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Health Promotion Forum of New Zealand Runanga Whakapiki Ake i te Hauora o Aotearoa

Pacific families and communities are taking increased control over their wellbeing and future, with initiatives such as Whanau Ora and Fanau Ola. With this trend comes a corresponding need to better understand the philosophies of these indigenous cultures.

Here HPF Executive Director Sione Tu’itahi explores kautaha: one of the underlying concepts that inspire and inform the Māori and Pacific view of self-sufficiency and self-determination.

Kautaha is a model for working together towards a common goal.  It is underpinned by a set of related and coherent principles that takes a unified approach and focuses on strengths, potential, and solutions rather than on accentuating problems and deficits.  For these reasons the kautaha approach has been highly effective across history and could be successfully adapted to collective endeavours such as Fanau Ola, socio-economic and community development.

Kautaha is a Tongan term and a Pacific concept with several layers of meaning. Its Samoan equivalent is ‘aufa’atasi.  The Māori synonym iskotahitanga.

The concept and practice of kautaha seems to draw on the collective nature of Tongan culture, which is also a common feature of other Pacific cultures.  The approach is strengths-based and complementary rather than being competitive and adversarial.  It promotes striving for excellence and the common good of all. The final outcome is a more equitable distribution of wealth and wellbeing.

In the Tongan context, one definition of kautaha is that of a group of people or parties who agree to work collaboratively in order to achieve their common purpose. In Tonga ‘ufi (yam) farmers in the village would come together and form a collective labour force (kautaha toungaue) that moved around and tended the yam garden of each member. Similarly, the women would form a kautaha toulalanga or koka’anga/kautaha of weavers or tapa makers.

On a regional level, a few decades back, some of our great tufunga (nation builders) established a kautaha, now called the Pacific Islands Forum, so that they could talanoa (talk) more freely about our political and socio-economic needs as island nations.

The philosophy 

Unity in diversity is a philosophy that embraces biological and cultural diversity as essential to human existence. Unique differences are seen not only as inherent characteristics and rights but also appreciated as strengths to be respected, celebrated and utilised for the collective good[i].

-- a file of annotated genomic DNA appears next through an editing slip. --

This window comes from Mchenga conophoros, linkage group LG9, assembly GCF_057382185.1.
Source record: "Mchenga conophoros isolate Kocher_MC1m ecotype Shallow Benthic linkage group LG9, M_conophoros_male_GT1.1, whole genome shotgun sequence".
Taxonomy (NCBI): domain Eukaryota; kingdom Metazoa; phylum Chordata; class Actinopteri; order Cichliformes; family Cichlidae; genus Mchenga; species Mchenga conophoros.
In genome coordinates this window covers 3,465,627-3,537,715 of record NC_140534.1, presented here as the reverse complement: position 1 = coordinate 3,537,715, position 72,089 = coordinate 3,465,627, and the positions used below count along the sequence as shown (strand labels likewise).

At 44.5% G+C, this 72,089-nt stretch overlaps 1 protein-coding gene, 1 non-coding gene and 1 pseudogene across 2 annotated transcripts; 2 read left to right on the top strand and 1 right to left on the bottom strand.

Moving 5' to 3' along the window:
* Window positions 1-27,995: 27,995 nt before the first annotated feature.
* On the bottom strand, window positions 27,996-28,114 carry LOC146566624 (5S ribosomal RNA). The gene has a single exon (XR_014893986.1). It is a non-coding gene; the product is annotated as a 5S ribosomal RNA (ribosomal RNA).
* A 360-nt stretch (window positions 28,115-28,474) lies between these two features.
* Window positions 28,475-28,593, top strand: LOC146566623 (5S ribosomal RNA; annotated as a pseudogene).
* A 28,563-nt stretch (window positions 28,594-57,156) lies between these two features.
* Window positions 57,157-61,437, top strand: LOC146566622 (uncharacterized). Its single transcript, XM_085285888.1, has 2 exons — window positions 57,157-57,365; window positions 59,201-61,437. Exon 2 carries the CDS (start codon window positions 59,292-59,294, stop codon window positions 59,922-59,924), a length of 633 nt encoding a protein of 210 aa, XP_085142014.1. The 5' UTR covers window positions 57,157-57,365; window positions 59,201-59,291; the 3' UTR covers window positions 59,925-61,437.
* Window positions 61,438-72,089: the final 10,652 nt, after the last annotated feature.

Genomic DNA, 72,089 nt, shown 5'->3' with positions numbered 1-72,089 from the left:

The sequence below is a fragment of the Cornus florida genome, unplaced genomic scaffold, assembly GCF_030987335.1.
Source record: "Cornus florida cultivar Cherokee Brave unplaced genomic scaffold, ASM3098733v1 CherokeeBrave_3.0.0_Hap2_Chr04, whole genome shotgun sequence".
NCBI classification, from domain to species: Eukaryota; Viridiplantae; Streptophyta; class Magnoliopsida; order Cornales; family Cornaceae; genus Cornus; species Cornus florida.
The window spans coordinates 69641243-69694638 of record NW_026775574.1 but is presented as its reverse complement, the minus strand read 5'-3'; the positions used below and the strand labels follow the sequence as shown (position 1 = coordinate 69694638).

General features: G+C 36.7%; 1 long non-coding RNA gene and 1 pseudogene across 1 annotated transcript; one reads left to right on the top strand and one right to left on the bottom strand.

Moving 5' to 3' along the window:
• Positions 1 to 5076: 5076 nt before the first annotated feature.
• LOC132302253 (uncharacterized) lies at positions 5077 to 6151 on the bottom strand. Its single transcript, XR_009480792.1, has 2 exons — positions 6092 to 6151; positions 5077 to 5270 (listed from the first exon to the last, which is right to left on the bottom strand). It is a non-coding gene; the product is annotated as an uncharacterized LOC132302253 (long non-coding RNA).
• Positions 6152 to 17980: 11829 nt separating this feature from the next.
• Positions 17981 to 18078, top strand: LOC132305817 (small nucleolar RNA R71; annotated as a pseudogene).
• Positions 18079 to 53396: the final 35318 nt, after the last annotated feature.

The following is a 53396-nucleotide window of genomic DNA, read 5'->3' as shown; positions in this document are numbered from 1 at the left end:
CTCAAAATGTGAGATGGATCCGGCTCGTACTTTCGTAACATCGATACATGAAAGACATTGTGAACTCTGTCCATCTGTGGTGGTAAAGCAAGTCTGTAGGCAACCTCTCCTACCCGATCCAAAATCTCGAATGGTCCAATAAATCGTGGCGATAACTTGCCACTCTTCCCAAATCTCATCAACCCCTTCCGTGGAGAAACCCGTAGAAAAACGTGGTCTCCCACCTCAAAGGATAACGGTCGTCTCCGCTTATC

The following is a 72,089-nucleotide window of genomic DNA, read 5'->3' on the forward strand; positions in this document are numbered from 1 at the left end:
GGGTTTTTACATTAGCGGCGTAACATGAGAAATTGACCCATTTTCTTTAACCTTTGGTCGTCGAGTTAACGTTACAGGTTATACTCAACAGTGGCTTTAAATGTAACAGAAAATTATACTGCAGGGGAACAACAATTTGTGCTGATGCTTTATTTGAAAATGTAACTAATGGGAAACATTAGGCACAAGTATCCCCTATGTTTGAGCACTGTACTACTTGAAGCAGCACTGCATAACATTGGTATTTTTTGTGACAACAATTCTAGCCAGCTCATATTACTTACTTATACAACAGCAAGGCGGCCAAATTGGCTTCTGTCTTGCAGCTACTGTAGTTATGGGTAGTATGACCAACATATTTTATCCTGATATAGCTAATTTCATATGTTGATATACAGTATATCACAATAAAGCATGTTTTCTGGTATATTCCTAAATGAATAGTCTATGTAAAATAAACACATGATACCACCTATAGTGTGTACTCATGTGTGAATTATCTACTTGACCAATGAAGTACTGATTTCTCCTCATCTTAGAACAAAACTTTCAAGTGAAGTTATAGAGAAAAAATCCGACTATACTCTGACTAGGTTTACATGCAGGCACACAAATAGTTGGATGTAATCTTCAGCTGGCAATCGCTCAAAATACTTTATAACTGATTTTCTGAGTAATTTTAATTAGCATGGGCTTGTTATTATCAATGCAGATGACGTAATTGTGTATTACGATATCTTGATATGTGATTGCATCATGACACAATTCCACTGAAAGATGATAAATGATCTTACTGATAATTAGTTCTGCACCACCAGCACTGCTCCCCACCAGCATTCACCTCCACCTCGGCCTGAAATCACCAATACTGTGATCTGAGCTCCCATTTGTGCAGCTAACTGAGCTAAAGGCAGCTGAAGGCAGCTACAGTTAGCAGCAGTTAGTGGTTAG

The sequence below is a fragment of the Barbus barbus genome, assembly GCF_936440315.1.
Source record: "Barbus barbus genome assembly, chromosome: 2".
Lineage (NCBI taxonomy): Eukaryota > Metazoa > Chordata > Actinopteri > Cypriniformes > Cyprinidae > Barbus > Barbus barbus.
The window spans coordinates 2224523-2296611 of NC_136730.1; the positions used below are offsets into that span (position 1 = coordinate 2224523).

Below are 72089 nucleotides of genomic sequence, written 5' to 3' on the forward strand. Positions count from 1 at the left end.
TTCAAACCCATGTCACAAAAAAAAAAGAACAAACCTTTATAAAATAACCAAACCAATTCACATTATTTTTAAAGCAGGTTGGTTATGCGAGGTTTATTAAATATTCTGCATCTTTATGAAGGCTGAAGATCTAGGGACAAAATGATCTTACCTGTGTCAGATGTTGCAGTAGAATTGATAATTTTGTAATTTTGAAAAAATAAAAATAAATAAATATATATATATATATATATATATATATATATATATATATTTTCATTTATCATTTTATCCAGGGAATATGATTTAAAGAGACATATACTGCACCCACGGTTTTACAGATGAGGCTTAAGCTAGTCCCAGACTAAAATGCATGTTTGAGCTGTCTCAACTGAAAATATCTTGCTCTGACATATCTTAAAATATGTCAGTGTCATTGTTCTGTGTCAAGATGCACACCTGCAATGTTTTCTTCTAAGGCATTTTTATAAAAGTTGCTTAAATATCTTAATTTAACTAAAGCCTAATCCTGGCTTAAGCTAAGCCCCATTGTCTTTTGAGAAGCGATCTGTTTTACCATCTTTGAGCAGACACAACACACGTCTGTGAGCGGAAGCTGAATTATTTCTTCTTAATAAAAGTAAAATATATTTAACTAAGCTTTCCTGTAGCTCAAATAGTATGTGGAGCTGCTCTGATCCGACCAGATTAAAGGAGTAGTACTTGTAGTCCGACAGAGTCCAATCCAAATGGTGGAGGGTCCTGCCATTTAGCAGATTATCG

To illustrate the efficacy of unity in diversity, let us briefly look at two examples. First, all human organs and body parts are of different shape and form and they all have different functions. But they all contribute to one purpose: the wellbeing of the whole human being. Second, cultural and ethnic groups of the world may be different in colour, shape and form, but they all belong to the human race and are dwellers of one planet. They have a choice to share their collective, common, global resource in order to live together, or they continue to squabble over it and, consequently, die together.

Importantly also within the process of kautaha, is the central principle of va(space)[ii].  The maintaining of that relational space (tauhi va) guards the wellbeing and progress of the individuals as well as the collective .

The kautaha approach is effective when its underpinning principles are adhered to, and used to inform the practice.

Some of these principles are: angatonu (integrity), fefaka’apa’apa’aki (mutual respect), lelei fakakatoa (collective good), tukupa (commitment), tu’unga tatau (equality), and tuha mo taau (equity).

The word and its meaning

Analysed linguistically, kautaha is made up of two related but distinct root words.  The first is kau – to belong, to join, to participate, or to become a partner. The second is taha – to collectively unite, to become one, to collaborate.

In one sense, kau reflects an invitation by a caller, and a choice of the called to join, or not to join. Taha implies that the intention of the caller is to collaborate with the invitees, and to work in unity towards a common purpose which will serve the common good.

The invitees are expected to subscribe to the same set of values and goals. In another sense, kautaha means coming together to talanoa[iii] (talk) and then agree to collaborate on common needs and aspirations. There are no callers and there are no called.  While all are equal collaborators, this is not to say that kautaha means unity by conformity or uniformity. Rather, kautaha is about unity in diversity.

 

Kautaha offers us a model of unity and cooperation that empowers and benefits all members of the cooperative. It is a valuable concept of Whanau Ora and can be applied across a wide range of health promotion initiatives.

 


[i] Pacific Islands Forum. (2005) The  Pacific Plan, Pacific Islands Forum, Suva

[ii] Mahina, ‘O. (2004). Reed Book of Tongan Proverbs, Auckland, Reed Publishing (NZ) Ltd

[iii] Manu’atu, L. (2000). Tuli ke Ma’u Hono Ngaahi Malie: Pedagogical possibilities for Tongan students in New Zealand secondary schooling, unpublished Doctoral thesis, University of Auckland, Auckland

 

 

 

April 2014

By:  Sione Tu’itahi

Edited by: Jo Lawrence-King

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